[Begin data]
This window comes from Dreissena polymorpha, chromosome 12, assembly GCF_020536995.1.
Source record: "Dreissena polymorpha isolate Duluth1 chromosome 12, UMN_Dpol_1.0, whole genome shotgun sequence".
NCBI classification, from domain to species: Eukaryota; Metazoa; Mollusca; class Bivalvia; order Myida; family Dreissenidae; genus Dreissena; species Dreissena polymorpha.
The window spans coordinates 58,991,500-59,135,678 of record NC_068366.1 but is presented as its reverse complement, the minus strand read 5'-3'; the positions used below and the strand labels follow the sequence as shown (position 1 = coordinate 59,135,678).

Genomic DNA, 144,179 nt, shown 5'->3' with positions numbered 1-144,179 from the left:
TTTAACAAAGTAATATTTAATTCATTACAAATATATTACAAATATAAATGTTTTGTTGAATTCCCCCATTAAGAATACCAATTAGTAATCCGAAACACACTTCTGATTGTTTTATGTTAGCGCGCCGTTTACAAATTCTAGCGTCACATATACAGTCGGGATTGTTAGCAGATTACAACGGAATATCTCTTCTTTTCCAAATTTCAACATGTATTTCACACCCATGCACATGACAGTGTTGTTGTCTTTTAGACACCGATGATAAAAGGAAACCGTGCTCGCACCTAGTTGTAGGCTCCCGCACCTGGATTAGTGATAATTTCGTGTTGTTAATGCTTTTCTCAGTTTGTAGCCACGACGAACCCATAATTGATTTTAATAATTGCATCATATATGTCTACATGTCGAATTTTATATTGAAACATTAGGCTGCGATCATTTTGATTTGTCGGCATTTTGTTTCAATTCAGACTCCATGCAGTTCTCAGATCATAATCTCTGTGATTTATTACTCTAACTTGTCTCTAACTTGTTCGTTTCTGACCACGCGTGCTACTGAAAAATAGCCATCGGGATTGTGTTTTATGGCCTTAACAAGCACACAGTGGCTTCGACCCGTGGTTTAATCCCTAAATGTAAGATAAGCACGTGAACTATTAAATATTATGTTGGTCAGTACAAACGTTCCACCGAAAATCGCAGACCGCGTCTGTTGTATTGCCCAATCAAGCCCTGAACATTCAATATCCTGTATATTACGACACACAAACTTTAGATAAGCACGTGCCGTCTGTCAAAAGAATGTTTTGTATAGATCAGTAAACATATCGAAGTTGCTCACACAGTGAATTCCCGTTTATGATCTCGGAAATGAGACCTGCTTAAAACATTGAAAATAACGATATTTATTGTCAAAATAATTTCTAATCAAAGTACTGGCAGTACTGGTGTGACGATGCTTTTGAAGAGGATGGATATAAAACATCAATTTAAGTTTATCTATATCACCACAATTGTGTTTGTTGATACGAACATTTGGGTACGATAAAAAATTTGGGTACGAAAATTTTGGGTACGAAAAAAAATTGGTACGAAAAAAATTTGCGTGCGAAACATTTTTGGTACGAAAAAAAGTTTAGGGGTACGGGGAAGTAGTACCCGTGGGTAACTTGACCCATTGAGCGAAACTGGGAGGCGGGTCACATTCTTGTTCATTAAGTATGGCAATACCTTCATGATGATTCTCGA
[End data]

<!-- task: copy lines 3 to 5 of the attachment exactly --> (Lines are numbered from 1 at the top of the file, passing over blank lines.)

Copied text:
NCBI classification, from domain to species: Eukaryota; Metazoa; Mollusca; class Bivalvia; order Myida; family Dreissenidae; genus Dreissena; species Dreissena polymorpha.
The window spans coordinates 58,991,500-59,135,678 of record NC_068366.1 but is presented as its reverse complement, the minus strand read 5'-3'; the positions used below and the strand labels follow the sequence as shown (position 1 = coordinate 59,135,678).

Genomic DNA, 144,179 nt, shown 5'->3' with positions numbered 1-144,179 from the left: